« السابقةمتابعة »
THE UGLY LITTLE DUCK.
ONE fine summer's day in the country, a duck was sitting in her nest hatching her eggs; but of this important task she was almost tired, for scarcely a friend had paid her a visit. The other ducks were all swimming about in the pond, minding their own business, and did not want to gossip.
At last, one egg cracked, then a second, then a third, and so on.
“ "Piep! piep!” went one, “Piep! piep! ” went another, until a dozen had cracked, and the little, downy brood popped their heads out of their narrow, brittle dwelling, as out of a window. "Quack! quack !" said the mother, as the little ducklings bustled out as fast as they could, looking about them in great wonder. "How big the world is !” said the little ones. Do you
think that this is the whole world?” said the mother; "oh, no; it stretches far away beyond the garden. But are you all here ? ” continued she, with true motherly care. “No, they are not all hatched yet,” added
“the biggest egg lies there still! How long will this last ? I begin really to be quite tired.”
However, she sat down on the nest again.
“Well! how are you to-day !” quacked a fussy old duck, who came to pay her respects.
« Oh there is no end to hatching this one egg,” grumbled the mother ; “ the shell must be too hard for the duckling to break. But now you shall see the others. There is my pretty little family ! "
"" Show me the egg that will not break," chimed in the old duck; “it's a turkey's egg, I'll be bound. The same
thing happened to me once, and I had a precious trouble with it, let me tell you. Yes, I am quite right, it is a turkey's egg ! So, get off your nest, and mind the others, as soon as you
like." “I shall sit a little longer," said the mother.
“Oh! very well! that's none of my business," said the old duck, rising to leave; “but take my word for it, the changeling* will be a fine trouble to you."
At last the great egg cracked. “Piep! piep! cried the little terrified new comer, as he broke through the shell. Oh! how big, and how ugly he was ! The mother scarcely dared to look at him; she knew not what to think of him. At last she exclaimed, in a puzzled tone, “ This is certainly a curious young drake. It may turn out to be a turkey, but we shall give him a fair trial. Into the water he must go, even should I be obliged to push him in."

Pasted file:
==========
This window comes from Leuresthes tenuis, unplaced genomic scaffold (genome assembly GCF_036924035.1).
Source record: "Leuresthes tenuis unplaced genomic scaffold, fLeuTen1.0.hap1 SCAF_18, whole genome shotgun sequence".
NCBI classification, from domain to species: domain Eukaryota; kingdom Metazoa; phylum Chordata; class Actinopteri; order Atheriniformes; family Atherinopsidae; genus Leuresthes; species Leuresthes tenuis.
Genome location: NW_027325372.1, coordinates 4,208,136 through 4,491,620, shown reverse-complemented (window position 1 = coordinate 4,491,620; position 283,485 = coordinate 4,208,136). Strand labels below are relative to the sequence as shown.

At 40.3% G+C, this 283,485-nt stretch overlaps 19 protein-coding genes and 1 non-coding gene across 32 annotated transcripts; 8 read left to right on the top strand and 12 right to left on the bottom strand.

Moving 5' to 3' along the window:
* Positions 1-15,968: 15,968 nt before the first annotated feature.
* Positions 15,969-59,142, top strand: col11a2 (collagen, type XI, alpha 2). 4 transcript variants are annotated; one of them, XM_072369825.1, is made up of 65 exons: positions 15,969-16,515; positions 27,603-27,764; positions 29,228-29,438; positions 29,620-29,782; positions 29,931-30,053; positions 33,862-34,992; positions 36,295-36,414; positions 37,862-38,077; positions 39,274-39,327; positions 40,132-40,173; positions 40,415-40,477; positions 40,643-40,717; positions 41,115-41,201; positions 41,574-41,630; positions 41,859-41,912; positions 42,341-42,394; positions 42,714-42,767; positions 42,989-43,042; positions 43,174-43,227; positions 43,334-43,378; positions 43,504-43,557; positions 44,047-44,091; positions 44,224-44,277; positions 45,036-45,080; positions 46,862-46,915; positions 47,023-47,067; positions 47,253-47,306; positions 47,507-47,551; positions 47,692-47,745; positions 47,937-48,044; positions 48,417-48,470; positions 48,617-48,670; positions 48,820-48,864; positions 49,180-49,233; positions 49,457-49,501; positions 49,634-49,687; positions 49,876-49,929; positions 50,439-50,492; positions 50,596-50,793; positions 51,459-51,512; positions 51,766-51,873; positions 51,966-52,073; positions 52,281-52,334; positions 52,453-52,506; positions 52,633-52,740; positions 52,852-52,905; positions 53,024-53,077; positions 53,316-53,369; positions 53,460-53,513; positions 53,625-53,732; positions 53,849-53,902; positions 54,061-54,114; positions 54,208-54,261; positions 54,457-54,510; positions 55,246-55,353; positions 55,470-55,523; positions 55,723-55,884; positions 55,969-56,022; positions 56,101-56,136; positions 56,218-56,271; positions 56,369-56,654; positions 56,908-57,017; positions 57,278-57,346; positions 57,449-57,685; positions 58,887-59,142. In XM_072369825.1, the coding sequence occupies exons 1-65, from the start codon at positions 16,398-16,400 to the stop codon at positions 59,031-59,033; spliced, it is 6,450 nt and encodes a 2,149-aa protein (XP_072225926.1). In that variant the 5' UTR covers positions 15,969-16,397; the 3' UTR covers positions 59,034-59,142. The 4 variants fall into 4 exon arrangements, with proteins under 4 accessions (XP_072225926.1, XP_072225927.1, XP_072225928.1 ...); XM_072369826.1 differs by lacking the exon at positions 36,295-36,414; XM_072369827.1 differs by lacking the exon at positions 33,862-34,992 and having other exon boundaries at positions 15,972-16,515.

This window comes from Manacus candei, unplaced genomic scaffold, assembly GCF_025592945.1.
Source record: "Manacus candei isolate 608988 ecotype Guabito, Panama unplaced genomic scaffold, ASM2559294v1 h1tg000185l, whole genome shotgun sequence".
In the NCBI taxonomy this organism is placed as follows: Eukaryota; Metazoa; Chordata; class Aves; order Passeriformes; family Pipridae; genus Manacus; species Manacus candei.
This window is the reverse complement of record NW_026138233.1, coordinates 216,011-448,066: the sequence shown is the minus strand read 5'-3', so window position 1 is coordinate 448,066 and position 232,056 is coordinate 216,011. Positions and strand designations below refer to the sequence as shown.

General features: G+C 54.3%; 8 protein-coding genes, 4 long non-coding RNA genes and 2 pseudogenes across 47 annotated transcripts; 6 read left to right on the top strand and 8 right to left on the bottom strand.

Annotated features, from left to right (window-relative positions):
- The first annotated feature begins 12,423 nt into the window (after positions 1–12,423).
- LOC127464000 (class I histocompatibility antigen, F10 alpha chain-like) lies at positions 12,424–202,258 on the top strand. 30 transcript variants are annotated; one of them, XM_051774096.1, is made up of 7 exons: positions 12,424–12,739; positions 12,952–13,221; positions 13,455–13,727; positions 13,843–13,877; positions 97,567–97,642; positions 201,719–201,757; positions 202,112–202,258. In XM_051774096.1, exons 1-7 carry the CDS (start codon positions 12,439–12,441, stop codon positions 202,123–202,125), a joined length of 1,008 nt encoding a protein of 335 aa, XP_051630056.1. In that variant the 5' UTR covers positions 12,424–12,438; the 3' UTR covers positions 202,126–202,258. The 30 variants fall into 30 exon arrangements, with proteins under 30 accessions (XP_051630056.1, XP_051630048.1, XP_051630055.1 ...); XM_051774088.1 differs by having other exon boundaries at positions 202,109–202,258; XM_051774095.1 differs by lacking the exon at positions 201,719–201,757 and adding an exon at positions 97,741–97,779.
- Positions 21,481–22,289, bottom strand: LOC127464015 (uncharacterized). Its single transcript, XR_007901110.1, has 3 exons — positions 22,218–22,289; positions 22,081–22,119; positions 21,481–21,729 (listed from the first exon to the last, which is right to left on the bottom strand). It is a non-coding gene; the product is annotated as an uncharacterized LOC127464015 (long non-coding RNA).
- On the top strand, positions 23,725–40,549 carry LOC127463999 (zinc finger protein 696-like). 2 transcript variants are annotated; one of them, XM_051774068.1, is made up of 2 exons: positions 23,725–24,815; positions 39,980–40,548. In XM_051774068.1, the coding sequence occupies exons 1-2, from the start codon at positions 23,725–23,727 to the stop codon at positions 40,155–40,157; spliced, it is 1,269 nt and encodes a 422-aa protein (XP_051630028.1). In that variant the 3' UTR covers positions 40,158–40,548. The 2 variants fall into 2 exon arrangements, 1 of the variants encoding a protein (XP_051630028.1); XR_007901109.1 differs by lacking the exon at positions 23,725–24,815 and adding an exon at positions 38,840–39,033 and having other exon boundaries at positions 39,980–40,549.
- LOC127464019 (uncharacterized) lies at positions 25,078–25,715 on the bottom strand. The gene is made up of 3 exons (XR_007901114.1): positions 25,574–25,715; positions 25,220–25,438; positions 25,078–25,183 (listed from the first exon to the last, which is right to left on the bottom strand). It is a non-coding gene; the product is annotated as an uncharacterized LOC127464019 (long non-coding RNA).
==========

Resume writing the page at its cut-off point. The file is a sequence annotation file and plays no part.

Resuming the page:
The next day was very beautiful, and the sun shone delightfully on the green fields. The mother duck left home, her whole family waddling about her. Splash ! she went into the water. “Quack ! quack !” she exclaimed, and one duck after the other followed her example; not one remained behind : even the ugly grey last-born swam merrily about with the rest.
“He is no turkey after all, and will not disgrace my family,” said the old duck. “Really if one examines him closely he is good-looking enough after all. Quack, quack ! now come all with me, and I will show you the world, and introduce you to the farm yard."
They soon reached the yard, but the other ducks viewed them with a sneering air, saying, “Here comes another brood; as if we were not plenty enough already. But see, what a fright that duckling is; he is not to be * Changeling, the produetion of a strange bird, or other creature.
suffered among us.
At these words an impudent drake bit the poor duckling in the neck.
“ Leave him alone,” exclaimed his mother ; "he doesn't harm any
one." "Perhaps not,” replied the offending drake, “ but he is much too big for his age, and a beating will do him good.”
The mother smoothed his ruffled feathers, but the poor ugly-looking duckling was pecked at, pushed, and made fun of by both ducks and chickens. So the poor thing, knowing not where to stand or where to go, was quite cast down.
THE UGLY DUCKLING FORSAKES HIS HOME.
Thus the first day passed ; but every succeeding one was more and more full of trouble and annoyance. The duckling was hunted by all like a wild animal; even his brothers and sisters behaved very badly to him; the hens pecked him, and the girl who fed the fowls pushed him roughly away.